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Don't wait to winterize your irrigation system

By Brad Haire
University of Georgia

Homeowners should winterize outdoor pipes soon, and don't forget about the lawn sprinklers. A few precautions now can save a lot of time and headaches come springtime, says a University of Georgia expert.

Winter temperatures dip well below freezing, even in Georgia. It's simple. When water freezes, it expands. Freezing temperatures can cause the water in a small, exposed pipe to expand. If the water expands too much, the pipe bursts, says Kerry Harrison, an irrigation expert with the UGA College of Agricultural and Environmental Sciences.

"With home irrigation systems, you wouldn't know you had any pipe damage, probably, until you turned it on for the first spring watering," he said.

The past few Georgia winters have been relatively mild. This winter, however, is predicted to be a bit cooler, Harrison said.

Two-inch freeze

Most built-in-ground sprinkler pipes will be OK, because only the top two inches of the ground freezes in most of Georgia. Pipes should be well below this level. Other irrigation components, like backlog prevention valves, are at ground level, though, and could be in danger.

If there are any exposed valves or pipes around your home, tape them up or "use a good ol' sack to wrap them," Harrison said. Home-improvement stores have many tapes, foams and gadgets to keep these pipes warm on cold, winter nights.

The tips of sprinkler heads can hold water. When frozen, they can rupture. The whole sprinkler system holds water, too, even when it isn't being used, like in the winter. Don't forget to drain the system, he said. If you don't drain it properly in the winter, your sprinkler could be a geyser when you turn it on next spring.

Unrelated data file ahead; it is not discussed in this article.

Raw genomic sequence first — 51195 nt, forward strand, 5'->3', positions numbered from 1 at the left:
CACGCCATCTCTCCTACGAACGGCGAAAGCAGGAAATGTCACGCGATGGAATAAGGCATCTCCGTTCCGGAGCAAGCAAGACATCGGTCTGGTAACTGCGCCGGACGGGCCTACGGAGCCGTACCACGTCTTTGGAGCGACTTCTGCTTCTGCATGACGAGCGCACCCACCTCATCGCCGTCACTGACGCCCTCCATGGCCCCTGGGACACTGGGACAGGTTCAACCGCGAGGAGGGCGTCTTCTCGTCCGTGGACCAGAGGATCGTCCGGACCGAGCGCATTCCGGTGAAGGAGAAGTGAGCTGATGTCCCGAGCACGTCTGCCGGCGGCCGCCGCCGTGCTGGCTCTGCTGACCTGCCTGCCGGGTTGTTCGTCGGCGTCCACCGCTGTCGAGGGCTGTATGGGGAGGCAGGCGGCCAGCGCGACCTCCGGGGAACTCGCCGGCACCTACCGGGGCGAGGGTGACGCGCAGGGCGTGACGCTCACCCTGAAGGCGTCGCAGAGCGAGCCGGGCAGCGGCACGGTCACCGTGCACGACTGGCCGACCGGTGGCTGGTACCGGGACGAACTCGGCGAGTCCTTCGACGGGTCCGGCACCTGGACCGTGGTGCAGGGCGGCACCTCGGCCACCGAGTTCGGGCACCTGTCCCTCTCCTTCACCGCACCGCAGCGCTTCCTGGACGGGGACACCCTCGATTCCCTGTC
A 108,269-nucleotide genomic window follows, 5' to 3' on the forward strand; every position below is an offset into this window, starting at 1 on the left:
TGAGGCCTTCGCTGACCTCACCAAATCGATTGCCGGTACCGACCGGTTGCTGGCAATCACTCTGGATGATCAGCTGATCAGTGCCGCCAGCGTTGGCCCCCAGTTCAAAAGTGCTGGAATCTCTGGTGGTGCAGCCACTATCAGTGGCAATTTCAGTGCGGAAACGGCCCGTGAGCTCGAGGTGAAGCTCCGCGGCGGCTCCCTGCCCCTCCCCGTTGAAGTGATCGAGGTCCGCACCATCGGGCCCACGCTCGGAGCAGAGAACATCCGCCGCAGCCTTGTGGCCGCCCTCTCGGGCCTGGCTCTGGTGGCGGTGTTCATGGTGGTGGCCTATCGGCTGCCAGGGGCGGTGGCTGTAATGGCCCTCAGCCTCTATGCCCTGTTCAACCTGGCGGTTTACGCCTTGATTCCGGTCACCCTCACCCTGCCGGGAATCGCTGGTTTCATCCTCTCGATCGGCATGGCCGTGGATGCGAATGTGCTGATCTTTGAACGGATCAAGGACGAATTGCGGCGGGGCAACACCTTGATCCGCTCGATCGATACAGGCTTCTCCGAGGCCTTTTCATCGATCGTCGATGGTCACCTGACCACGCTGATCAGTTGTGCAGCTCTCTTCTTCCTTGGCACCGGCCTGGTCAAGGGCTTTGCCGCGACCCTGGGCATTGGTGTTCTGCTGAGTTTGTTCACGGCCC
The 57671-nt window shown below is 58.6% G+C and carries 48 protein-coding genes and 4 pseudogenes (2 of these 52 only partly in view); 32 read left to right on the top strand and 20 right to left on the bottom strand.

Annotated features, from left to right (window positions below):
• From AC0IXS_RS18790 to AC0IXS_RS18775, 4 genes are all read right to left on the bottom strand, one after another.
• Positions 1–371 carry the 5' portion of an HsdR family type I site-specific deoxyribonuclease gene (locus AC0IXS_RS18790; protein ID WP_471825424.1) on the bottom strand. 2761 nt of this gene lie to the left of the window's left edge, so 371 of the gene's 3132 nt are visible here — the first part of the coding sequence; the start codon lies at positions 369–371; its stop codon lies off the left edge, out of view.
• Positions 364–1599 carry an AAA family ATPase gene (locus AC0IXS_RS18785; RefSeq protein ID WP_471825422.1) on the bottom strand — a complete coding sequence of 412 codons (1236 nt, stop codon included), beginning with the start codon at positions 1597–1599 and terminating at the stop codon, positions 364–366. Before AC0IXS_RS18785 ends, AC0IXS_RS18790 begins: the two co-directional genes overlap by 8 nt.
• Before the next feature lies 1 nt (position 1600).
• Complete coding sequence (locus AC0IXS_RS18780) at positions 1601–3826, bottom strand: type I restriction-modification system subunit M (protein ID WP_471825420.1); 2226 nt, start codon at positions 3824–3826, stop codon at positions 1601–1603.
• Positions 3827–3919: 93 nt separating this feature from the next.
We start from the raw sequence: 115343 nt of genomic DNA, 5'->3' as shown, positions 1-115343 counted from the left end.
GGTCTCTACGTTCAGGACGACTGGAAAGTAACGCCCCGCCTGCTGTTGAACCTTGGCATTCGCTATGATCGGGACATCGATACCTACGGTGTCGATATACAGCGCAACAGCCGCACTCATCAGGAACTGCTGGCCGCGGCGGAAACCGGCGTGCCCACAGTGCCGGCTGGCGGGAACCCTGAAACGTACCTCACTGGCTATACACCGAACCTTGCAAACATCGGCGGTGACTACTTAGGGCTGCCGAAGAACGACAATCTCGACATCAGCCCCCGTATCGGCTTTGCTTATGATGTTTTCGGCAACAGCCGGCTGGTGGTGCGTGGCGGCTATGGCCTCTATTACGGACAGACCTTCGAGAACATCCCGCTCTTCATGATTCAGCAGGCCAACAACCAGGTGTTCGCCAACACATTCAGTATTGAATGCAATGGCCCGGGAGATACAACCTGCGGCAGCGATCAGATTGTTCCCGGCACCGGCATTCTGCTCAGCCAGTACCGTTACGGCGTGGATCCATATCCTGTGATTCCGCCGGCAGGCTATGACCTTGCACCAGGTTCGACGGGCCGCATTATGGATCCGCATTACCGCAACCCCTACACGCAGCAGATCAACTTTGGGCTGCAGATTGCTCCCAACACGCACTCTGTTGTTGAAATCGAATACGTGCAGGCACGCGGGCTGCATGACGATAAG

"Arrangements should have been made in the installation process to have a way to drain those lines that would hold water," he said. If you've bought a home with an installed irrigation system,find this drain valve. Some systems are equipped with automatic drain valves.

Manual care

Don't forget about the manual, or "hose-dragger," systems. You can do two things:

* Leave the hoses hanging outside. But disconnect them from faucets.

* Disconnect, drain and store hoses someplace with a constant temperature. This will prolong the life of the hoses.

Whatever you do, if you leave hoses undrained outside in the winter, don't move them or touch them. You could be the one to break them. Frozen hoses are fragile, Harrison said.

Pump pipes

Private water users and rural residents with wells should check out their main water pump. There is usually a half-inch pipe connected to the pressure switch. If it's metal, it probably won't freeze. If it's plastic, it might freeze and burst. This could cause the water pump to fail or continue to run and cause some major winter repairs.

But if all these precautions fail and a pipe bursts, there's still one thing to remember. "Know where your main water cutoff is," Harrison said.

Farmers should start preparing irrigation systems for winter weather, too.

"Obviously, farmers need to make sure that all of the drain ports have been opened and the water that could be held in that cavity is drained out," he said.

Farmers should check all the wiring in an irrigation system and contact a trained electrician to repair or replace frayed or loose wires during the winter, he said. This can prevent a time- consuming breakdown next spring.

(Brad Haire is the former news editor with the University of Georgia College of Agricultural and Environmental Sciences.)

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